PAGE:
North Saanich responds to criticism

Statement made in the wake of developer delays and frustration

[Updated July 25 to correct a job description]

Municipal staff in the District of North Saanich have the full confidence of their political masters but the mayor would not say if council investigated any claims against staff in an in-camera discussion of recent accusations against the District.

Council issued a statement last week, iterating their support of their staff in the wake of criticism levelled by a proponent of a residential development project currently working its way through the District’s approval process.

Mayor Alice Finall told the News Review council confirmed in an open meeting their full confidence in staff and their work — and that comments made by Kyle Shick were unfounded, inappropriate and incorrect.

Shick, a senior architectural technologist with Finlayson Bonet Architecture, levelled charges of obstruction, interference, intimidation and collusion against staff and certain council members in relation to what he feels are delays in approving 54 condominium units on McDonald Park Road.

He made his first accusations, calling North Saanich a “rezoning purgatory,” on June 19 and did so again on June 24.

Finall said council discussed the issue in a closed meeting and reported on the outcome at their July 15 regular session.

When asked why the debate — which originated in open council — went to an in-camera meeting instead of being addressed openly, Finally said the matter had to do with personnel issues, including serious accusations against staff. Finall would not comment when asked if going in-camera meant council had investigated any of Shick’s comments about staff and the development application process.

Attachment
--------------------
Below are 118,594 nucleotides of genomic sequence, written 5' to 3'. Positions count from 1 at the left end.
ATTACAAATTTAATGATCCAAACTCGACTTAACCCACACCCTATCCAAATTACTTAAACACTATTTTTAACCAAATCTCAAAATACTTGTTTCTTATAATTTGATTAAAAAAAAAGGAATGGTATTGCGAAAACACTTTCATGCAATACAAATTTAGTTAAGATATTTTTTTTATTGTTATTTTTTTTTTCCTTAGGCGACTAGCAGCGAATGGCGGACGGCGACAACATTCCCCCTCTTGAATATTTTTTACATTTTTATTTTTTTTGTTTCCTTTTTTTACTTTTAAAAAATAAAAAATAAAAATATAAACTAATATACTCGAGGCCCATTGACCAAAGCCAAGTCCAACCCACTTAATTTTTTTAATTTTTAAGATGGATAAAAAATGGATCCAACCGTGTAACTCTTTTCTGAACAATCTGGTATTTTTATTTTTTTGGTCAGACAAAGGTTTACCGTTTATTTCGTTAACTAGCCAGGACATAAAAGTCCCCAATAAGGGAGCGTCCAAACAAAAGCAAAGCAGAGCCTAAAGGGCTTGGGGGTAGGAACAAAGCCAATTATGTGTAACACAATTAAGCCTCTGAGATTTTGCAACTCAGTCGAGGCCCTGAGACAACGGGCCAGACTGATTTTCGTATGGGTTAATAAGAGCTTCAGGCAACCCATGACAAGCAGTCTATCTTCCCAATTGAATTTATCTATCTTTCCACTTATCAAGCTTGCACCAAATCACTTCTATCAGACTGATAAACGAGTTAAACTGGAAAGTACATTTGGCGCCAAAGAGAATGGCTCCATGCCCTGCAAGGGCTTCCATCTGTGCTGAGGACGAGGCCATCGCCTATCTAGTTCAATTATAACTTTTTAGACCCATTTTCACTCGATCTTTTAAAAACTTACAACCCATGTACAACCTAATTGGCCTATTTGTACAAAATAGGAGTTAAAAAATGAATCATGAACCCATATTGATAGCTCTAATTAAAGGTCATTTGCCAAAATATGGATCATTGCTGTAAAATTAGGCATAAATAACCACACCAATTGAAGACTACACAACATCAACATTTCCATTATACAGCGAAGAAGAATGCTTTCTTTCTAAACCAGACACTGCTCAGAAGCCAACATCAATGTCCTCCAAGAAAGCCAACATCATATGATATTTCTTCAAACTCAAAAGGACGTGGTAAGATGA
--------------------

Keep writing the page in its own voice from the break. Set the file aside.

She also would not comment when asked if the decision to publicly support staff was unanimous among the councillors.

Councillor Craig Mearns said that unanimous support was given, but “begrudgingly” on his part, as he has concerns about delays faced by developers when they make an application to the municipality. He agreed much of the delay in this case has been caused by the fact most of the District’s planning staff have resigned over the last two months — a third planner quit this month, he said, leaving only the director, Mark Brodrick.

“We did have a concern for staff,” Mearns said, “but the way the whole (confidence statement) came out, it makes it seem if everything’s OK, but that’s not the case.

“We certainly don’t want to blame staff, but I sympathize with developers. They have a shared frustration but what Mr. Shick did was over the top, no doubt.”

Mearns said council did not investigate Shick’s claims against staff, adding he’s not sure why the issue was taken into an in-camera meeting. He said he thinks much of this issue has been caused at the political level.

Finall said Shick is obviously not happy with the time it has taken for his proposal to date but has been made aware throughout the process that the District has outstanding issues it must resolve before any application can proceed.

Those include the new amenity policy, currently being reviewed and updated by staff to accommodate council’s request that its fees be compared with other communities’ development cost charges.

“The amenities contribution was originally going to be $400,000,” Shick said back in June. “The new one came back at over $1.2 million. If you’re guys adopt that, you’ll never have an affordable development in North Saanich ever again.”

The District’s housing strategy consultation must also be completed and its recommendations reviewed, Finall said, adding council is expecting a final report on that strategy by its August 19 meeting. She said staff are currently going through it and preparing a report, but have been hit hard by the recent resignations of District employees.

Mearns said he suggested the District contract out some of the planning work for ongoing development applications. He said they did that in the recent past, asking the Town of Sidney to do the work when the District did not have a planning department as such. Mearns said under his proposal, which did not meet with broad support from council or staff, the municipality would hire a contractor and later bill the developer for the cost.

Finall added ultimately, the Capital Regional District is asking North Saanich to update its official community plan and regional growth strategy — before the CRD will sign off on any further developments. The combination of these things, Finall said, will add more time to any development applications in the District of North Saanich.

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